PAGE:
Ostrich art

The idea for making lamps out of ostrich eggs came to Nili Lahav eight years ago.

By MEREDITH PRICE
October 9, 2005 12:56
3 minute read.

The idea for making lamps out of ostrich eggs came to Nili Lahav eight years ago. "I had an ostrich egg and one day it broke. I took a piece of it and looked through it at the light, and I thought it would make a beautiful lamp," she explains. Lahav buys unfertilized ostrich eggs from local ostrich farmers. The farmers incubate the eggs for 10 days before determining if they are appropriate for sale. Then they put the eggs through a cleaning and disinfection process. The first thing Lahav does with an egg is make a hole at the base for a small bulb. Then the painting process begins. "I start with a thin, black line that then evolves into a colorful, symbolic design," says Lahav. The elaborate curling motifs she uses are reminiscent of ornate Indian mandalas. "Every design is different, and each one comes from my imagination, but I do use national symbols from all over the world on some of the eggs," she says. After the painted design is finished, tiny holes are drilled into the egg around the painted pattern to allow small rays of light to emerge. Lahav says these openings are intended to shine like little sparkling diamonds. Lahav uses a special durable, long-lasting paint to coat the egg's surface and then tops the design with a sealant to protect it. She says that the lamps can stay on continuously without a problem. "The bulbs are very small and they do not reach high temperatures, so you never have to turn them off," she says. "The bulbs are easy to change and the lamps are easy to clean." Each egg takes at least five hours to make, and according to Nili's husband, Sharon Lahav, who works with her selling the lamps, their prices do not reflect the amount of work that goes into each piece. "We charge between NIS 150 and NIS 200 for each lamp," says Sharon, "but for a half-day's work, it doesn't end up being much money." Sharon sells the lamps at fairs across Israel, at an artists' co-op in Zichron Ya'acov and at the Nahalat Binyamin market in Tel Aviv that meets on Tuesdays and Fridays. After Sharon and Nili married two years ago, Sharon decided to quit his job and help his wife with her artwork full-time. "People are looking for new things that they haven't seen before when they come to an artists' market," says Sharon. "We have something very unique to offer them." The soft light of the lamps is designed to provide a calm ambiance in any room, and Lahav says she has customers who use them for meditation, for night lights in a baby's room and for decoration in a space dedicated to relaxation. "Making these eggs was part of an artistic voyage where I was seeking to find a magical combination of colors, shapes and materials," says Lahav, "and it's very emotional for me to hear how much people are enjoying them at home." The lamp-making process is challenging and time-consuming, as the eggs are extremely fragile. Lahav says it is difficult to be an artist in Israel. She says many people don't understand that the price of the lamps reflects the time and energy that go into making an original, handmade work of art. But for the most part, people are excited when they see the lamps, she says. "We try to sell them at night, so that people can really see the effect of the light coming through the small holes and feel how magnetic they are." For more information, visit www.nililahav.com or call Sharon at 052-297-2163.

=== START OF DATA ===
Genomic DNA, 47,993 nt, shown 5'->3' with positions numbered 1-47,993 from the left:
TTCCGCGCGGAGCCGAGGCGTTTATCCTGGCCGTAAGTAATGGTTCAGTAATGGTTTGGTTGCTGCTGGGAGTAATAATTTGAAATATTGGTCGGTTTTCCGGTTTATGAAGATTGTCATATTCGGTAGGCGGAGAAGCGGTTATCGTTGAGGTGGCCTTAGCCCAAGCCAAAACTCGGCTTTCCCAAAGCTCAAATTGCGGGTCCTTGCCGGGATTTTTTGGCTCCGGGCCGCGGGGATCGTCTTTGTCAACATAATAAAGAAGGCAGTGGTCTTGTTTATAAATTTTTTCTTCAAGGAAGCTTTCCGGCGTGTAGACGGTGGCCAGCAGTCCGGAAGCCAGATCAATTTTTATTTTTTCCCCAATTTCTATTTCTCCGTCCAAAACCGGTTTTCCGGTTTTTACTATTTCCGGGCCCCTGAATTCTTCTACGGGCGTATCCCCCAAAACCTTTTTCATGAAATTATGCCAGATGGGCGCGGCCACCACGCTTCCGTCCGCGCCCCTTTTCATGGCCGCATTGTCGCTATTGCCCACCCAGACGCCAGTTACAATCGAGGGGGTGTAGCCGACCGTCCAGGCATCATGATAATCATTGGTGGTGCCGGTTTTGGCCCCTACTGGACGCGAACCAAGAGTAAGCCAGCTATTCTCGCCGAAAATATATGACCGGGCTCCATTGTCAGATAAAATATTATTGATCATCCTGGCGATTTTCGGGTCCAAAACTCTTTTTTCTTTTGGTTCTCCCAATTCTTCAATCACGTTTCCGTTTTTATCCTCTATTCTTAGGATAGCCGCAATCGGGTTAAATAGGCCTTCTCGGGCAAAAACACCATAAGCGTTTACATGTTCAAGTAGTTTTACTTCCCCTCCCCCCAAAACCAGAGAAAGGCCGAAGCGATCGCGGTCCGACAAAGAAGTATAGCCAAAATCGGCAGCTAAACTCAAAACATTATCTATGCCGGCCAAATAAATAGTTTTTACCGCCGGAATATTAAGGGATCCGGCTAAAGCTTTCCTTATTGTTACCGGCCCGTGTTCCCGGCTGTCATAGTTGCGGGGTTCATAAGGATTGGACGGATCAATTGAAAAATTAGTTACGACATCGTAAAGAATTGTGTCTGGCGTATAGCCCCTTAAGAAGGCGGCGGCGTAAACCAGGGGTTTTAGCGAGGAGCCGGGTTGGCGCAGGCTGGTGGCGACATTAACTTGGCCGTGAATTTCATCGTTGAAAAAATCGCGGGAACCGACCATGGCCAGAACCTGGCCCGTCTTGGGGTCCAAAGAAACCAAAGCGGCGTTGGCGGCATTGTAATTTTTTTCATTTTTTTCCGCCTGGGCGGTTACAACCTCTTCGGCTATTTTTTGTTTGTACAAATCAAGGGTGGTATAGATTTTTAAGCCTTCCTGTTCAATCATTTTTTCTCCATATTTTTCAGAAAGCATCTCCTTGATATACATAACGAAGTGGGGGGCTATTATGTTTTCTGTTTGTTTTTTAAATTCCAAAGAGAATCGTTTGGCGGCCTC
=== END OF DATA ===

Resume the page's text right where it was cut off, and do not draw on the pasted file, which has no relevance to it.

More about:Tel Aviv, Israel, Nili


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